How to Safeguard your Website from Google Updates?
It is a fact and probably the blogger’s nightmare that Google changes its search algorithm constantly. What used to be minor tweaks every month or so is happening quite frequently now. From 2010, Google has been known to make around 600 changes every year. While it has mostly been small, inconsequent changes; there have been some really big ones known in the circles as Panda, Penguin, hummingbird, mobile and the latest one, Fred.
Why is algorithm change consequential to a blogger?
Every time Google makes a change to its algorithm, you can notice the ranking of your blog shifting. This creates a flutter among every person having a website or a blog as they have the daunting task of deciphering the new changes and making subsequent alterations to their blog pages. Also, there is the critical task of finding out why their website was affected in the first place. All these things matter, if your goal is making your blog rank better in Google search results.
In this article, we will see, in simple terms what these big algorithm changes actually mean, how they affect your blog and how to safeguard your website/blog from these changes.
Before the release of Panda, webmasters used to aggregate information from many sources in order to look good in the eyes of Google. In order to improve the quality of websites and provide users with high-quality content, the mission of Google they say, the Panda update was released. And what a ruckus it caused. Lots of sites were affected even though only a few pages were of low quality.
How do you protect your site from the Panda update? The answer in a word is Quality.
Here are some pointers to adhere to make sure your site is of high quality or at least, sits on the good side of Google.
Be strict about duplicate content. Whether it is redundant content present many times in your website or copied content from many websites, Google views your site as low quality.
Avoid thin content. A thin page is a blog post that offers very little value to the user.
Post only your best content. It is no more about adding content every day. Ask yourself the following questions:
- Is the content from a trustable source or an expert?
- How would you rank the value of your article compared to similar ones in other blogs?
- How much of what is being said is original content, insightful and factual?
- Does it cover all aspects of a story and give weightage to all views?
- Finally is the page readable and contain non-intrusive ads?
- Are you a victim of this update? No worries. Google refreshes this algorithm every month and if you make the necessary changes, you can expect to see your website where you want it to be.
This update was installed primarily to check the excessive use of unnatural backlinks by webmasters to cheat Google results among other small factors.
A link is considered as an upvote for your website. Every backlink to your post from a respected website or acclaimed article is a huge recommendation. Small time links usually don’t matter much. But an aggregation of small votes can make a difference right? This was exploited by bloggers and SEO analysts who would create a large number of links redirecting to their posts from easily accessible sources like forums, directories, self-made posts etc.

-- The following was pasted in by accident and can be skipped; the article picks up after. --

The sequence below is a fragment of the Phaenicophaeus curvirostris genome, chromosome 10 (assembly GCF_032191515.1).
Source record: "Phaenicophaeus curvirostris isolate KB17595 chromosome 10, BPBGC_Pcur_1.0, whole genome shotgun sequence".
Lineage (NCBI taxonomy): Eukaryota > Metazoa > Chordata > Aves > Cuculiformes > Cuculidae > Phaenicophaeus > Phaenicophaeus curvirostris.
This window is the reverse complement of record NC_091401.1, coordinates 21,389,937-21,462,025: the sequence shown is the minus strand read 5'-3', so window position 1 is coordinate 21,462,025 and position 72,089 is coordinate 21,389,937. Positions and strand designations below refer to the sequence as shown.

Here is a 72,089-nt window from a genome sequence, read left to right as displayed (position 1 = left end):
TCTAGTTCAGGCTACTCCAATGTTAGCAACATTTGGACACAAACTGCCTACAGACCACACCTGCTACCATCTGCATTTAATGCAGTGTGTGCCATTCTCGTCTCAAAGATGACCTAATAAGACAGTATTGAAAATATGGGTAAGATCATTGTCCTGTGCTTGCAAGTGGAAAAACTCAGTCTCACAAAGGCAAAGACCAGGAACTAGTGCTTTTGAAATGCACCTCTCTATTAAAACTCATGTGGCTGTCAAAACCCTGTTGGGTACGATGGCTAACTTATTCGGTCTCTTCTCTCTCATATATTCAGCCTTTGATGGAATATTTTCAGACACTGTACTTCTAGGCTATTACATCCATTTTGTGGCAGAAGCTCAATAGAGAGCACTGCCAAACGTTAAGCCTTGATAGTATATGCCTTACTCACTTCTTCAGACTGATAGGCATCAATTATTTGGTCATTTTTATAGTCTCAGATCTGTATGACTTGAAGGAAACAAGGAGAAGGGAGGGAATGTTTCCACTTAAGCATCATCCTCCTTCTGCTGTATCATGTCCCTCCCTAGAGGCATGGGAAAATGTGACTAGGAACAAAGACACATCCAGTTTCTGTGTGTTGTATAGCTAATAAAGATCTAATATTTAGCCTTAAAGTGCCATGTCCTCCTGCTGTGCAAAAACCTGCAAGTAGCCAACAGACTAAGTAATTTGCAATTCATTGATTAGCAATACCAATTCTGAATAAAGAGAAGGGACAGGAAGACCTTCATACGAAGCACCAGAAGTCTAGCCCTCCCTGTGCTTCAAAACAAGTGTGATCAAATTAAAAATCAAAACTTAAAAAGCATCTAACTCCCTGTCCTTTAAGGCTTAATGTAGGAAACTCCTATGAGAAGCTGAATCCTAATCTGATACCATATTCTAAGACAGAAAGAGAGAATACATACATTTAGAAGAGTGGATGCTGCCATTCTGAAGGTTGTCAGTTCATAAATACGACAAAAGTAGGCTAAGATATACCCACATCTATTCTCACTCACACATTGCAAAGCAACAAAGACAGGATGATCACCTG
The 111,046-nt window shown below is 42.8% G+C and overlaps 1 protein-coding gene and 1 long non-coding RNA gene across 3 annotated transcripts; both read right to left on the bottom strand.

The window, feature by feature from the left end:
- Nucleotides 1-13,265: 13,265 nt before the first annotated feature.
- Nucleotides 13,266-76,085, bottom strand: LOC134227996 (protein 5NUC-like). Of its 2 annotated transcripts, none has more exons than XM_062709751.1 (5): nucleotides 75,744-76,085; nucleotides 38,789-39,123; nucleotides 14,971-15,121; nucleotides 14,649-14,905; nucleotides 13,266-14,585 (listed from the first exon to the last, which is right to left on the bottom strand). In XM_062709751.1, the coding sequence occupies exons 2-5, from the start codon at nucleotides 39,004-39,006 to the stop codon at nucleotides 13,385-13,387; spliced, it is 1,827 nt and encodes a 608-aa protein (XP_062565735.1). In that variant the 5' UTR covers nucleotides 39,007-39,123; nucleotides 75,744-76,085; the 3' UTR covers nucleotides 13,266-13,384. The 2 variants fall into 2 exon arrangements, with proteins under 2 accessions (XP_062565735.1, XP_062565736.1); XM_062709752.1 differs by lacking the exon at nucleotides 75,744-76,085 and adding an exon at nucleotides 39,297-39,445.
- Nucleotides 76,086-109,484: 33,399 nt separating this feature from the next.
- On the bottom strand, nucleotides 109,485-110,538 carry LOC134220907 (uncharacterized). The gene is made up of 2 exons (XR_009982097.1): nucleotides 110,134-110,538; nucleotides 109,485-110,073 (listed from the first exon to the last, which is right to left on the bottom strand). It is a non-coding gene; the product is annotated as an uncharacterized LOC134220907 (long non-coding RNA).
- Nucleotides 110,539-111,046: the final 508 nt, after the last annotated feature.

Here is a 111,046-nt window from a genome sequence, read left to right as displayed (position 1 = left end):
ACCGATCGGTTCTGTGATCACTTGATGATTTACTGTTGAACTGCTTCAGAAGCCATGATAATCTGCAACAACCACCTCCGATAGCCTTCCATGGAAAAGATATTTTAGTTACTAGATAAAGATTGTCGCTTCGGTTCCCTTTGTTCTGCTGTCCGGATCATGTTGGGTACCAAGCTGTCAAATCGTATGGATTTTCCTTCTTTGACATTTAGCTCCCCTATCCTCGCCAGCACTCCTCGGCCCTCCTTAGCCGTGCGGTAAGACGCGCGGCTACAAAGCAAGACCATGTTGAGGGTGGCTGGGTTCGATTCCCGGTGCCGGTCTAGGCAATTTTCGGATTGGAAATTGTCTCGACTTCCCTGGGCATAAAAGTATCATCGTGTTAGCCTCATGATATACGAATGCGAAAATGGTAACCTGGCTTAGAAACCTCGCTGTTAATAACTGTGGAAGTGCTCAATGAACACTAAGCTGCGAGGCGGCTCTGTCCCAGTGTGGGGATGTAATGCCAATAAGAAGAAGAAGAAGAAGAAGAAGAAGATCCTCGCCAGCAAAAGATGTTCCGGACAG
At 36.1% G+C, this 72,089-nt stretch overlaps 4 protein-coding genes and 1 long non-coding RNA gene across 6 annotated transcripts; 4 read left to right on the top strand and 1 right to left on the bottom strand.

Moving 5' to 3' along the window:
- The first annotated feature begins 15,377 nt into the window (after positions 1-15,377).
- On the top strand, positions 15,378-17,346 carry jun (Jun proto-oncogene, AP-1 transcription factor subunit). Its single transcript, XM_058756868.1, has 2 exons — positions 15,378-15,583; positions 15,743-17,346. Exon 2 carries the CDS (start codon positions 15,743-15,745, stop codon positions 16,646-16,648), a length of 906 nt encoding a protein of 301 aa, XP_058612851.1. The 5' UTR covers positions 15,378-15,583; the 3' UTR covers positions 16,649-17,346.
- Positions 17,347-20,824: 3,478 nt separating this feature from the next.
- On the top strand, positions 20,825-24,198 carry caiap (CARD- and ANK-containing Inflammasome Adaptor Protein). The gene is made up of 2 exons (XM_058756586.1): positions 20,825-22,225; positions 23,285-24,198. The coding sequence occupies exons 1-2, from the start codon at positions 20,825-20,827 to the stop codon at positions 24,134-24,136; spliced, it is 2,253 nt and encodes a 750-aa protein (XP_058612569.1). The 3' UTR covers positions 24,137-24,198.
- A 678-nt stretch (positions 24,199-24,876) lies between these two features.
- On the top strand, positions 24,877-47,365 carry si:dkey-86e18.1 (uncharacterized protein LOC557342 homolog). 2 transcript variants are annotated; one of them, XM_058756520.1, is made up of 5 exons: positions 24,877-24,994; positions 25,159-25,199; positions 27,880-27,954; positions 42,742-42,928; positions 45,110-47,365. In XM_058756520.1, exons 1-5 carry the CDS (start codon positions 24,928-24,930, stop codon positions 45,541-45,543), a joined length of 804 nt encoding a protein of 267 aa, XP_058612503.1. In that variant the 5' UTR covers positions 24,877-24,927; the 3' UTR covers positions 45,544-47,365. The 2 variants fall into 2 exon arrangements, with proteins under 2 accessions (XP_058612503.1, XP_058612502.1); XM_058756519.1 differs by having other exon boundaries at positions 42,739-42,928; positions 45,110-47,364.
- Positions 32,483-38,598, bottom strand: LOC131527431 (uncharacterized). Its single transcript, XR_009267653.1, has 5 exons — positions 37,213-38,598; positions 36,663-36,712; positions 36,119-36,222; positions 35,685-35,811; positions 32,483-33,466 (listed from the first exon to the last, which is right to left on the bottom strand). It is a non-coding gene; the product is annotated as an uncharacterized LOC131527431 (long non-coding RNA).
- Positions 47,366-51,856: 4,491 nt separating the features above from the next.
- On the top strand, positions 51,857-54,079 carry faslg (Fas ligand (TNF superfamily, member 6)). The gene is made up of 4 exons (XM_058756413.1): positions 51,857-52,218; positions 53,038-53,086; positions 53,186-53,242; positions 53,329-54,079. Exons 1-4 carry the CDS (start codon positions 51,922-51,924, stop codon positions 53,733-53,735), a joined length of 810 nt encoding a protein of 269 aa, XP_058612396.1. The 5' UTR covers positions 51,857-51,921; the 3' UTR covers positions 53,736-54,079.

The simplest method, therefore, to safeguard your blog would be to reduce the number of backlinks from small sources and avoid seemingly unnatural links.
For more information on unnatural links, you can read the Google Quality Guidelines on link schemes.
Around the time when voice searches were getting popular and Google was releasing products like Google Now, there was a need to completely overhaul the search engine algorithm to make it more suitable for voice searches. So the Hummingbird update was actually an overhaul rather than an algorithm update.
After that change, Google is able to distinguish between typed queries and voice queries. One might use words like the place, location or simply “where?” when voice searching for restaurants instead of the actually mentioning “restaurant” in the query. This is the area where webmasters and SEO enthusiasts need to focus if their motive is to create content that answers people’s questions or shows up when they ask for it.
Also, the hummingbird update has much of the Panda and Penguin codes in it. So quality content goes a long way here too. Keyword targeting is the way to go. Keyword stuffing has been a workaround for this update, but it is highly discouraged.
On April 21, 2015, Google officially posted on its Webmaster blog that they were rolling out the Mobile friendly update. According to it, they were boosting the ranking of sites where “searchers can more easily find high-quality and relevant results where the text is readable without tapping or zooming, tap targets are spaced appropriately, and the page avoids unplayable content or horizontal scrolling”.
What can we do?
- Go mobile! This is where we say “better late than never”. Mobile browsing has hit the all-time high and if your website is not mobile friendly, you are losing big time.
- Improve user experience: the readability, theme, alignment, and ease of navigation fall under this.
- Use a tool to rate mobile friendliness and improve wherever you are lagging.
It does not sound like much but it has reportedly affected many sites by as much as 90% decline in page views. The main reasons are excessive ads/affiliate links, content with low value and unnatural backlinks.
So the first thing to do would be redesigning your advertising policy.
Be it the latest Fred or any update for that matter, they usually revolve around Google’s primary goal- provide high-quality content to users. So, as long as you create high-quality content with value and avoid spewing them with ads and as long as you adhere to the above-said pointers, you are guaranteed to survive all these updates and any future updates to come.